How to Teach a Puppy to Give Their Paw?

How to Teach a Puppy to Give Their Paw? There are many requests from owners to teach tricks to their puppies. Teaching tricks is a very rewarding task for the owner who sees how well his puppy can learn different commands, and the advantages of this learning are many, among which the following stand out:

» You reinforce your leadership role as an owner.

» You encourage the puppy to learn.

» You promote the emotional bond between you and your puppy.

» You stimulate the intelligence of the puppy.

» You are working on obedience with your puppy.

» You ensure that your puppy learns to listen to you in everything you say over time.

How to Teach a Puppy to Give Their Paw?

First, you must be clear that not all puppies learn the same thing. Some puppies learn faster and other puppies that learn slower, but you need to be clear about one thing: your puppy you can teach him just about any obedience trick.

Obedience training sessions for teaching puppy tricks must be kept short. Sessions should not last more than 5 minutes per day. This is because the puppy lacks the attention span humans have. These sessions must be fun for the puppy: the more fun it is, the faster he will learn, so you must control your energy.

I will give you an example of why it can be so important to teach your puppy obedience tricks such as the one we will explain below, paws, or sits, lays down, rolls over, turns around, etc.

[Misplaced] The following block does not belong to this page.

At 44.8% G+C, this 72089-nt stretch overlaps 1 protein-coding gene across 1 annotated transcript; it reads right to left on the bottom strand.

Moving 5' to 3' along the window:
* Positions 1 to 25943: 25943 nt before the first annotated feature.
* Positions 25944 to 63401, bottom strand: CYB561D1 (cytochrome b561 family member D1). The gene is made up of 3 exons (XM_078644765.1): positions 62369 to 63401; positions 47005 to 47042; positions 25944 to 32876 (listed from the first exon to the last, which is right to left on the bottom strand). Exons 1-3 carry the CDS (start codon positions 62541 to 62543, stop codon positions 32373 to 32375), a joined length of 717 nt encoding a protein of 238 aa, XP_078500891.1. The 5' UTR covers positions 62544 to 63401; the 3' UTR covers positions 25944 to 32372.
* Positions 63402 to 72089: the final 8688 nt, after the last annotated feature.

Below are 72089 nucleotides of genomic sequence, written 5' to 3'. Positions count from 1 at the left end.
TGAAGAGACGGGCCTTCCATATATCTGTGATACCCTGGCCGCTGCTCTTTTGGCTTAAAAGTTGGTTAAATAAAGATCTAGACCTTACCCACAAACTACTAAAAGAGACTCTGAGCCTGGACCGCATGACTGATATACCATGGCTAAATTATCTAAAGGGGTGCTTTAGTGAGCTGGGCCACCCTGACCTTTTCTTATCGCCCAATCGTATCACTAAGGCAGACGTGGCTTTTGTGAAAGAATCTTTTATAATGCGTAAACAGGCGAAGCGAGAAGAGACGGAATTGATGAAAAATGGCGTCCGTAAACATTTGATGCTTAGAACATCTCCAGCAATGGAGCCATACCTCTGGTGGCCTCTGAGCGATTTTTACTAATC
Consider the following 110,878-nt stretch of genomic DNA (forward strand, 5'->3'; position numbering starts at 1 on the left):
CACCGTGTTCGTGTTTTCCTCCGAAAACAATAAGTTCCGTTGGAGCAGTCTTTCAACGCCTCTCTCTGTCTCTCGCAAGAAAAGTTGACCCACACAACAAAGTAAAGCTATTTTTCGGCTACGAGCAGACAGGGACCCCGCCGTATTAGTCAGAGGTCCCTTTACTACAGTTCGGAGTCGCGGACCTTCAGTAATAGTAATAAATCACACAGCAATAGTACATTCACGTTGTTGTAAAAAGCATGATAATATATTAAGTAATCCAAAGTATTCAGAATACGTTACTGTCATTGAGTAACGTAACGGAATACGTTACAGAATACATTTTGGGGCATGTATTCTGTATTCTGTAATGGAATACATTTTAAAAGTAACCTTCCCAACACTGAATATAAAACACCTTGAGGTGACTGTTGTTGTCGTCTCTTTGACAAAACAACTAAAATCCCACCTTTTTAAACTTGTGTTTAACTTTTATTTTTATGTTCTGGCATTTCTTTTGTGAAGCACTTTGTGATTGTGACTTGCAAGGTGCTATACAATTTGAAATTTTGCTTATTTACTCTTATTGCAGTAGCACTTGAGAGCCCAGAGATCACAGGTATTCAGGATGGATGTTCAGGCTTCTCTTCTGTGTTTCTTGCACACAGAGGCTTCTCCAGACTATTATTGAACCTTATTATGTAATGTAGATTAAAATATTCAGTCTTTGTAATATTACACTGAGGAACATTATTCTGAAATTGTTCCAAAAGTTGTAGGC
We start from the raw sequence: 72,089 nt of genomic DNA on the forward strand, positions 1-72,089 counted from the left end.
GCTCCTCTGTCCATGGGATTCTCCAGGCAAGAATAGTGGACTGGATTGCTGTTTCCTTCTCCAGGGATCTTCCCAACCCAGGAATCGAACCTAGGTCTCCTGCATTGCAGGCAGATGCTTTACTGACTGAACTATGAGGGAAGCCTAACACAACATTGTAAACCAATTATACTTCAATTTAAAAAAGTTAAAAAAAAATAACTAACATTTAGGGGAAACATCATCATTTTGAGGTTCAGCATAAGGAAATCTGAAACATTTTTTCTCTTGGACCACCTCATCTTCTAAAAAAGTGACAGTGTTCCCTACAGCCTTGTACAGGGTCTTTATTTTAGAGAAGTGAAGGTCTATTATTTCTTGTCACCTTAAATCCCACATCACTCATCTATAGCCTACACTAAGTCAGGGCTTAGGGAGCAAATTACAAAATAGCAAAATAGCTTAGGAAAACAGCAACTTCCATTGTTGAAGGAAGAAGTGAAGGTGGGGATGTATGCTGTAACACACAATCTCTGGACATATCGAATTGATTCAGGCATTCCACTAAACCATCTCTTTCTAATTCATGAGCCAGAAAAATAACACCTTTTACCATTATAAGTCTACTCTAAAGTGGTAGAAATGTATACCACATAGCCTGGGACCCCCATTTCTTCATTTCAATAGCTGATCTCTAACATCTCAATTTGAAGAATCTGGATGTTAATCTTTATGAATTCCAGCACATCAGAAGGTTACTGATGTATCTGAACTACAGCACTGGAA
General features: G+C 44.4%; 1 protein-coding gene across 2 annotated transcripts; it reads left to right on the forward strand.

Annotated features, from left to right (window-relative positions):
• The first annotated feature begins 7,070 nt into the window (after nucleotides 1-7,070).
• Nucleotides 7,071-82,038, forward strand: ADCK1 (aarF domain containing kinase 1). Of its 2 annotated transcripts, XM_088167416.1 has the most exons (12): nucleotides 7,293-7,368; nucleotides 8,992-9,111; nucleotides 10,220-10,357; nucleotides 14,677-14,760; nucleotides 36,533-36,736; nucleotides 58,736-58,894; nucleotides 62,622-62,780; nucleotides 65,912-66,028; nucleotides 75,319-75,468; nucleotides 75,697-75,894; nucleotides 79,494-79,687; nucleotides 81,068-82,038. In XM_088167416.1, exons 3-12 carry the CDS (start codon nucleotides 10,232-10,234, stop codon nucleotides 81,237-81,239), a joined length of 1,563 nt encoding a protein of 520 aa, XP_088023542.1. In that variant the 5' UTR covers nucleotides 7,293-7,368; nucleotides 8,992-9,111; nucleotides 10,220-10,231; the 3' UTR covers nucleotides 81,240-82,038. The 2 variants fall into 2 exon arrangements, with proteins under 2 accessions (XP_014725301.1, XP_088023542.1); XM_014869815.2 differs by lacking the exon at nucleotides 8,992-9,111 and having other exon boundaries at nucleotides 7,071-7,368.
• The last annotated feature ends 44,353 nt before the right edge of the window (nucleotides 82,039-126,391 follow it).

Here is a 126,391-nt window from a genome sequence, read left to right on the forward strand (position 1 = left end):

These tricks can prevent your dog, for example, from chasing a cat in the park and crossing the street like crazy. With these tricks, you have to say NO to your pup or sit down to keep him in place, avoiding being hit by a car or pushing an older lady by throwing her on the ground.

To teach your puppy a trick, you must be in a quiet room, free of objects and noises that could mislead him.

First, make sure the puppy is sitting. It then uses a single word to command the action: “paw” when you grab its paw and lift it.

You will observe how the puppy has the face of knowing nothing the first few times. It’s normal, he learns. Each time, after saying “paw”, you raise its paw towards you, praise it for the action: use a gentle tone of happiness, sometimes pet it, and sometimes give it some food.

Repeat this action several times in sessions of 5 minutes per day (one session per day). The puppy will learn by associating the action of raising the paw with something very pleasant for him, such as petting, praise or rewards.

Practice this exercise with your puppy, and tell me the results you get.

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